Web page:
"It is natural to man to indulge in the illusions of hope. We are apt to shut our eyes against a painful truth, and listen to the song of that siren, till she transforms us into beasts. Is this the part of wise men, engaged in a great and arduous struggle for liberty? Are we disposed to be of the number of those who, having eyes, see not, and having ears, hear not, the things which so nearly concern their temporal salvation? For my part, whatever anguish of spirit it may cost, I am willing to know the whole truth; to know the worst and provide for it." - Patrick Henry
Four years ago this week, in a messge to supporters dated February 8, 2008, Texas Congressman Ron Paul essentially threw in the towel of the presidential primary stating he was cutting down his campaign staff and focusing on retaining his Congressional seat. In the second sentence of his memo, which came to be referred to as The Trotsky Memo, Paul quoted Communist butcher Leon Trotsky, a choice which seemed wildly out of place to those familiar with the libertarian icon.
Paul stated, in part, "And what achievements we have had. If I may quote Trotsky of all people, this Revolution is permanent. It will not end at the Republican convention. It will not end in November. It will not end until we have won the great battle on which we have embarked."
He also insisted that he was remain part of the GOP: "Of course, I am committed to fighting for our ideas within the Republican party, so there will be no third party run. I do not denigrate third parties -- just the opposite, and I have long worked to remove the ballot-access restrictions on them. But I am a Republican, and I will remain a Republican."
Alternative media radio host Jeff Rense responded to Paul's memo the next day with an article titled Ron Paul's Goodbye. Rense lamented "Many Paulites will now walk away from this obviously, hopelessly corrupt and manipulated political charade in America...and will never look back. Some will stay. "
Rense also noted "Sad to see him give it up...but it was totally predictable and comes as no surprise", and concluded that Paul was "a principled man" who "truly made a difference. And for that we owe him much."
There was much contentious discussion about both the memo and Rense's commentary, a sampling of which is available here.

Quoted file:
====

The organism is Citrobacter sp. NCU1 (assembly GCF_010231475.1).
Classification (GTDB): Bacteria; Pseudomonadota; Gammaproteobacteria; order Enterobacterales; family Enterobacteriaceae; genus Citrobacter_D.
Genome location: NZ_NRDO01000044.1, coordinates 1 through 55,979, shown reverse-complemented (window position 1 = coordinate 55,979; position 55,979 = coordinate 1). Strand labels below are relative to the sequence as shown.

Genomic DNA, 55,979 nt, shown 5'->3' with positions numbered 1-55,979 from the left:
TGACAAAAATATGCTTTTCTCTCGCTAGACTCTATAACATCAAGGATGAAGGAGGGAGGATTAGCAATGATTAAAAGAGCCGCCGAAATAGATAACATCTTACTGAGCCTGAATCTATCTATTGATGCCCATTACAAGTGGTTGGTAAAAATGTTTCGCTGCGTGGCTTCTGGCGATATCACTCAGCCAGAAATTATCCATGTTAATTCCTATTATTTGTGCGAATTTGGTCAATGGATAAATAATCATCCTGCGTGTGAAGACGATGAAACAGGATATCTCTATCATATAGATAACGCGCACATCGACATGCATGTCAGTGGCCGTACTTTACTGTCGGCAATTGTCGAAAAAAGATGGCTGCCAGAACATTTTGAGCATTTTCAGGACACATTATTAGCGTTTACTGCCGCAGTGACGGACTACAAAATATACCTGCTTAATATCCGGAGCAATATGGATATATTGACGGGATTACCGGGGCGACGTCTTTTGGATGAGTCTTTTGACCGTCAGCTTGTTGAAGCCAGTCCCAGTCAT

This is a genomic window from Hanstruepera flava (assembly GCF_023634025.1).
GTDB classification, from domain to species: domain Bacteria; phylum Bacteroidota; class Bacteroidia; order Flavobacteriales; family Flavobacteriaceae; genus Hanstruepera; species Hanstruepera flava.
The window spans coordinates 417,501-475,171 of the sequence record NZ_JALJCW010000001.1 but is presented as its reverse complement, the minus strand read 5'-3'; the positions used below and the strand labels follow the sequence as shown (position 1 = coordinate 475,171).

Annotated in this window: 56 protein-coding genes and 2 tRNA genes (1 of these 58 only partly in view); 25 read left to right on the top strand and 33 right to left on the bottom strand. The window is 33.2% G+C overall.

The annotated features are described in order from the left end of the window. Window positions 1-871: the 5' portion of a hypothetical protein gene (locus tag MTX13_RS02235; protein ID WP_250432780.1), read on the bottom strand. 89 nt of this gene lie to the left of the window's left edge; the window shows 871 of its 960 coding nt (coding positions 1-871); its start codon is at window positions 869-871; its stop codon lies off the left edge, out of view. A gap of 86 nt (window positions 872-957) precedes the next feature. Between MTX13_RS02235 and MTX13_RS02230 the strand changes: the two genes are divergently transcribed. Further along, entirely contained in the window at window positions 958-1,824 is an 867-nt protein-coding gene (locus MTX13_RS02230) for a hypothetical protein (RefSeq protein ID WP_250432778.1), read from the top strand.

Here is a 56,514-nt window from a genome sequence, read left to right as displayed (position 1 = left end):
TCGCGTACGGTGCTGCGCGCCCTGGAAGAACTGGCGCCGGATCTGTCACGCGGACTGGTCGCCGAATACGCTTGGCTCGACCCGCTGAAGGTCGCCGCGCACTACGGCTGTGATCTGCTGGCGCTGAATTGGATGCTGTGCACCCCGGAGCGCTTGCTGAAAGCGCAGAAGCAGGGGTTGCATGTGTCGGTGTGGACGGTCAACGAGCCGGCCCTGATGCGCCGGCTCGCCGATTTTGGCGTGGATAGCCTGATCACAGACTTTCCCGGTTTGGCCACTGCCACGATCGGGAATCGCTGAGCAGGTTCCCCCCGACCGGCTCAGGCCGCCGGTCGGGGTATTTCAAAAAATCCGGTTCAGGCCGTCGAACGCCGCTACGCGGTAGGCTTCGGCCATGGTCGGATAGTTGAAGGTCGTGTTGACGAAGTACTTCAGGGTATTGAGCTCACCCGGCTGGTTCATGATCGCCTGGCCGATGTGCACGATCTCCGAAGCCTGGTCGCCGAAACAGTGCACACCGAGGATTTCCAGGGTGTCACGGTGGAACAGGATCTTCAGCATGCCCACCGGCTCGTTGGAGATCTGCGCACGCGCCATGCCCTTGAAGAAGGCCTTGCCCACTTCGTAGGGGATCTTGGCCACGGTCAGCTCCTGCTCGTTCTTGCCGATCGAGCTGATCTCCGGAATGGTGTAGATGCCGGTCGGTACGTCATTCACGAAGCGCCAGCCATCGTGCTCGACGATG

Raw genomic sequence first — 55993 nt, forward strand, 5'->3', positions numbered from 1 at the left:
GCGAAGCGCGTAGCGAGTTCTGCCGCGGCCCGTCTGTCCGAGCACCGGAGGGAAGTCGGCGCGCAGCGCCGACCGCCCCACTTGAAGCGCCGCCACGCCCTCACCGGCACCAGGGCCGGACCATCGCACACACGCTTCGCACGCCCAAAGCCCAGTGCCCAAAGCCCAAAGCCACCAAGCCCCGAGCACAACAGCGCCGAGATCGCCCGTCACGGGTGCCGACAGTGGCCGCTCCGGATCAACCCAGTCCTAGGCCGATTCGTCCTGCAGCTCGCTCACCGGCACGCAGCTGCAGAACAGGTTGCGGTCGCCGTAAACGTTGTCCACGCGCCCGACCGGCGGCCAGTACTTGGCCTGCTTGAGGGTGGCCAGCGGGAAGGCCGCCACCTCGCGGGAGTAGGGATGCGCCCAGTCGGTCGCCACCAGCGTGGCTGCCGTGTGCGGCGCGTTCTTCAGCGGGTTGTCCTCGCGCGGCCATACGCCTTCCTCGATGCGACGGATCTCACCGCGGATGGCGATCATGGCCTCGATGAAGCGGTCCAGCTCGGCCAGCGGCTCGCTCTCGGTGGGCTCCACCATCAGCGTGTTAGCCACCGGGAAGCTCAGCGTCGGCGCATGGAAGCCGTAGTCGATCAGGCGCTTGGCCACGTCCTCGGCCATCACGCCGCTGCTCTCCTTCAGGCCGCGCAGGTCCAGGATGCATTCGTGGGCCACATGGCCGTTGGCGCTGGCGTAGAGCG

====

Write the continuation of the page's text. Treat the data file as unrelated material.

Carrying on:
Nearly four years later, Paul is again running for president, but shows no sign of backing off his campaign in February 2012. He has announced that he is retiring from his Congressional seat, regardless of the outcome of the presidential race.
But is Paul, who has a stellar track record, in this race to win? Or is he doing it to continue to spread the message of liberty and educate the next generation?
Paul has always held the long view of things. He patiently and consistently worked for freedom for many decades. While the fight for liberty is certainly a noble an valid cause, if he is in the presidential race he should do everything he can to genuinely win. This includes addressing the pesky issue of rampant vote fraud.
The vote fraud in the Republican 2012 primary has been exhaustively documented by both mainstream and alternative outlets. Simply do a search on the words Ron Paul vote fraud and Ron Paul vote fraud blackboxvoting. Also see these links:
Ron Paul's wife is reportedly a member of the "Velasco Order of the Eastern Star", a freemasonic group, and his daughters were allegedly "Rainbow girls", another masonic group. It has been debated whether or not Paul himself is therefore a mason. This would cast doubt on his trustworthiness for many who have researched the so-called "new world order". See:
The main thing that I hope is avoided is that people fighting for liberty do not put all their hopes into one man. Paul is a great candidate and statesman, but I'd hate to see all those good sincere people devastated, deflated and hopeless if their hero doesn't take the presidency and save the day.
We all must fight to retain and regain our liberties individually, regardless who wins this zionist controlled dog-and-pony show referred to as the U.S. election.
Advocates of liberty can support good candidates and even run for office ourselves, if one so desires, but ultimately one's faith and hope should be in Jesus Christ, not some politician.